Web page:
In praise of no parachutes on this flight.
“I think artistically it has been a blessing that I never had a back-up plan. No day job to take if art fails. I had no options, I still don’t.”
So says Jimi Tenor in a recent Kaput interview. The Finnish musician, who scored a world hit with „Take Me Baby“ back in the mid-90s and became a techno posterboy on the back of it, is in favor of the uncompromising life. Having a Plan B, means you fail at Plan A.
It’s a dedicated stance, no question about that. One that has a nagging level of honesty to it. How often have we failed to pursue the best idea, because we were belligerent enough to see it through? (I see a few guilty hands going up at the back there). Pottering about, fearful of what total commitment might bring. Damn!
Of course, we live in a world without guarantees, even if you are utterly convinced that your latest album, art piece, start-up-idea or magazine is a world-beater. But what’s the alternative? Not even trying? Or driving with your foot only half down on the accelerator? The truth is the frustration following this decision will be worse than failing – the satisfaction will always come from at least getting your hands dirty.
Sure, I know what you’re thinking, it’s all very well to say this with the benefit of hindsight – for those that have already made it like Tenor for example – but did Tenor really make it? And what does it mean „to make it “ anyway? It’s worth digressing for a minute, especially for those lost in the thicket of their own decision making.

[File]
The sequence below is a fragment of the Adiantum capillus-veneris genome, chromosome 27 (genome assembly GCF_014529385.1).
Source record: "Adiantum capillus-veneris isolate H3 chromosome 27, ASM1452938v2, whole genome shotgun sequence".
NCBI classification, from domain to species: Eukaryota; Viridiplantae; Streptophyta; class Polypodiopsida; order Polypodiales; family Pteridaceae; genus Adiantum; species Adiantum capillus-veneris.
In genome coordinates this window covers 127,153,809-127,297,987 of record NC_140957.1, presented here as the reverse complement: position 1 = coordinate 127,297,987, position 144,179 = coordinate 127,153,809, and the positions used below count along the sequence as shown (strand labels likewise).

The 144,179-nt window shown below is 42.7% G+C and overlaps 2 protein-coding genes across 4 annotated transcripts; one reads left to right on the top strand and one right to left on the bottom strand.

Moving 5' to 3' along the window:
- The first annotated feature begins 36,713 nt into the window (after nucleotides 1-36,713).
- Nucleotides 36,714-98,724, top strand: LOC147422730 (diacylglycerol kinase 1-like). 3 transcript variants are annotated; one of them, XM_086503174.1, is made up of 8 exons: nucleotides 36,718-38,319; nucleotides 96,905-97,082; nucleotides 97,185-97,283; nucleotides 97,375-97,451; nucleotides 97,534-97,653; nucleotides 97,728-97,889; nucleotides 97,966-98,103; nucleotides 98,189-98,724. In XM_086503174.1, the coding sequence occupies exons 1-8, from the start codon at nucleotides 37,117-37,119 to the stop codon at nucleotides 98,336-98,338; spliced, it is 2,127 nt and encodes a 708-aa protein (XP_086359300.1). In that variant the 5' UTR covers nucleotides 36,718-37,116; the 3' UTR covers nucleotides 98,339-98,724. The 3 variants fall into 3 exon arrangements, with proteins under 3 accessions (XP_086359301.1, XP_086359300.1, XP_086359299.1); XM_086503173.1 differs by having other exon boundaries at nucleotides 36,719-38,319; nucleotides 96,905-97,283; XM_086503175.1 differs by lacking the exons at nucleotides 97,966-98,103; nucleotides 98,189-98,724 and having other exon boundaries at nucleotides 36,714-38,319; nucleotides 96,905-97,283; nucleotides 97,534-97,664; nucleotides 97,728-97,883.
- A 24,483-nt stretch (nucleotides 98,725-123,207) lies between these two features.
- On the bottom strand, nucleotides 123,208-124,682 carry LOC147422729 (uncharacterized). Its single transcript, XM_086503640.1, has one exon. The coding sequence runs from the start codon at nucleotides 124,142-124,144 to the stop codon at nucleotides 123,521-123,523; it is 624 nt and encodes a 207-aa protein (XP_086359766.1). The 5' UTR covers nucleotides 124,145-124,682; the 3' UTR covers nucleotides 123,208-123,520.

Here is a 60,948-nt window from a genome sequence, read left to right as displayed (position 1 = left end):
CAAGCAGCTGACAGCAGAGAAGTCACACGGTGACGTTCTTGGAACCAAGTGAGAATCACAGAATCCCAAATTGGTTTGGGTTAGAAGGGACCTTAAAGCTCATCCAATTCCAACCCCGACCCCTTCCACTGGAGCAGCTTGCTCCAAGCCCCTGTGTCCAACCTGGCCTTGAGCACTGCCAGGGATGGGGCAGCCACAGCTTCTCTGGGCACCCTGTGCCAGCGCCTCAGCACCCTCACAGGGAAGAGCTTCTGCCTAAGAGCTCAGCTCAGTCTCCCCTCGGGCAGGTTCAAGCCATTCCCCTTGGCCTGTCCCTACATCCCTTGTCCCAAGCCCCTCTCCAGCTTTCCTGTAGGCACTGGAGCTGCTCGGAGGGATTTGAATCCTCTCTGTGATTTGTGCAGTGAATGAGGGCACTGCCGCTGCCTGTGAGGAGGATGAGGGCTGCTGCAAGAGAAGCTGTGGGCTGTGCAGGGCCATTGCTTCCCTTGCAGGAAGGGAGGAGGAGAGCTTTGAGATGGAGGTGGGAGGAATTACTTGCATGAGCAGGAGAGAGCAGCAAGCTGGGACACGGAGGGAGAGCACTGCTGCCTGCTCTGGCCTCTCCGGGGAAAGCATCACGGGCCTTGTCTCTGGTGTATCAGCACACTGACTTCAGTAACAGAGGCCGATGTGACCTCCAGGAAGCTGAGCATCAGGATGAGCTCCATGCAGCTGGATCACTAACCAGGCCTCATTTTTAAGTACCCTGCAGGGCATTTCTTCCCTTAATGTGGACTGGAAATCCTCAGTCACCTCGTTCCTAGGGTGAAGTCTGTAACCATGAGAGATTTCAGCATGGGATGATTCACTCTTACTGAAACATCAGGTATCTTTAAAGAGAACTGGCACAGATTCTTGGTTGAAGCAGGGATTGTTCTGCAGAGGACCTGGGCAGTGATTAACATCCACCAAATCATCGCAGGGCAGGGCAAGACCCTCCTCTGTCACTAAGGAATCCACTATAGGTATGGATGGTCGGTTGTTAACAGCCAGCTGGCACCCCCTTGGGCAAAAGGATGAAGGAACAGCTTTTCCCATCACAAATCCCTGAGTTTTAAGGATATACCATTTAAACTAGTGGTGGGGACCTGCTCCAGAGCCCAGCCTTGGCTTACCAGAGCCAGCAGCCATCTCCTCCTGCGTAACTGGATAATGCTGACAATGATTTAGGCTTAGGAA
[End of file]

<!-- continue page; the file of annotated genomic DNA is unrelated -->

Regarding the economic success of „Take Me Baby“ and the album „Intervision“ from that point on Jimi Tenor never really “made it” again, he moved on, changed it up. But if we look on his career from an artistic standpoint, he made all the right choices: he chose not to repeat himself until he’d rinsed it dry, he kept adopting new influences from afrobeat to jazz and he built a great platform for other musicians with his Sähkö sub-label, Puu.
So let’s just accept that economic success is a weird construct anyway. It liberates you… only to constrict you. More, more, more! You get a bit more, then you don’t notice it, then you’re unhappy once more – call it the bourgeoise blues. True, this isn’t of much consolation if you’re struggling to put food on the table. But it’s worth remembering that “making it” isn’t about getting to the always-green pastures just over the way. Let’s hold out for the great stuff that comes of struggle without a safety net.